I’m probably not much of a fan of stylised violence for the same reason that I’m drawn to movies about horrible domestic nightmares. I only like seeing people killing each other in imaginative ways if the ways are really, really imaginative. Otherwise, not so much.
I might go see this if I have a big group or whatever or people who will be all “Yeah! Stupidity!”, but it’s not precisely my cup of tea. Still, it’s a maybe. That’s how it made this list.

Ghost Rider

February 15
Nicolas Cage has done some good stuff, like The Weatherman, but that probably isn’t enough to persuade me to see his big, dumb movies. His head turns into a flaming skull! That’s totally awesome! I’m getting sick of analysing key demographics as I realise I’m drifting further and further away from any of them. I might choose to watch Hustle & Flow on DVD at home rather than going to see this.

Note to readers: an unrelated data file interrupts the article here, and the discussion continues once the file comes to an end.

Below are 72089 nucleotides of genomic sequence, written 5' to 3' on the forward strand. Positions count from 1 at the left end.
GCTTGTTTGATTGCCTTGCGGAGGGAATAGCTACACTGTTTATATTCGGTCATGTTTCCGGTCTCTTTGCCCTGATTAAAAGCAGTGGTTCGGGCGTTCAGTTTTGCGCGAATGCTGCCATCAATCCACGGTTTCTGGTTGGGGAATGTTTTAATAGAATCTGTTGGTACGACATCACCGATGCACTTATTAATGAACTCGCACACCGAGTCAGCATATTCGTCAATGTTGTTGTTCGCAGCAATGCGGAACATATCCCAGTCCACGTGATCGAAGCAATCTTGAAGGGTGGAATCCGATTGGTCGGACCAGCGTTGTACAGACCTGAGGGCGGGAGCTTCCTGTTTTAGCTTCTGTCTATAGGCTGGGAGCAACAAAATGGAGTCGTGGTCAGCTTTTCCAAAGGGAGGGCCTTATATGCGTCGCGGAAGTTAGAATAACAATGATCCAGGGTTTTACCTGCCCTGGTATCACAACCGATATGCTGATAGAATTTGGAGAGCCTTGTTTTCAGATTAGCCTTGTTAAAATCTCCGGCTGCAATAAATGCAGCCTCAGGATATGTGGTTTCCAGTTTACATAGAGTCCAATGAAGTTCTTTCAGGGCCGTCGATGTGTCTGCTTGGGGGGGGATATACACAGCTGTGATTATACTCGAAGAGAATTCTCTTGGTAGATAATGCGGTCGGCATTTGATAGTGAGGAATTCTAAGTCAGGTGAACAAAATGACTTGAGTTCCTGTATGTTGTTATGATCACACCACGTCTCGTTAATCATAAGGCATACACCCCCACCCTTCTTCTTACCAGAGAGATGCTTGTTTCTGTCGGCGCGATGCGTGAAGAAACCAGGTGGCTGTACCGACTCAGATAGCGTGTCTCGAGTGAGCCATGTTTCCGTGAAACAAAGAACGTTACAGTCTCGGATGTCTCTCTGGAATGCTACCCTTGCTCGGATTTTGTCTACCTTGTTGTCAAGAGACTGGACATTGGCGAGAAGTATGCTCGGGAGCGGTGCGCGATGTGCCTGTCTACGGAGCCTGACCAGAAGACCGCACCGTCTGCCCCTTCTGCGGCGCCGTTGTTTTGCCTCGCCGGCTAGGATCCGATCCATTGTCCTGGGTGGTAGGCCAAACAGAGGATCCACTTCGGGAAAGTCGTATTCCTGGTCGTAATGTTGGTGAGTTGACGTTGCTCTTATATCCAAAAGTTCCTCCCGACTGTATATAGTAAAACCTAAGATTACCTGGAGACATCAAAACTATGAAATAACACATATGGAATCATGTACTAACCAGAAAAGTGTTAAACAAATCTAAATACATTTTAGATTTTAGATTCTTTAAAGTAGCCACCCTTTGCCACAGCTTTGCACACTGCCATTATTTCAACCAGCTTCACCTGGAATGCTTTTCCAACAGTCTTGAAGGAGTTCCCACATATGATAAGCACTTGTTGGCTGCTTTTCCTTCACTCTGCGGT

The Good Shepherd

February 15
I can acknowledge that Matt Damon is a good actor, but there’s something about his look that means that he can’t carry off wearing a suit. So his acting has to rise above his suitworthiness, and I think that, as in The Departed (which shares many common actors), Damon can pull it off. I’m getting a bit sick of the trailer and I’m finding that I can’t stand Angelina Jolie in my old age, but this is probably something to watch for. Damned February, shaping up to be big.


February 22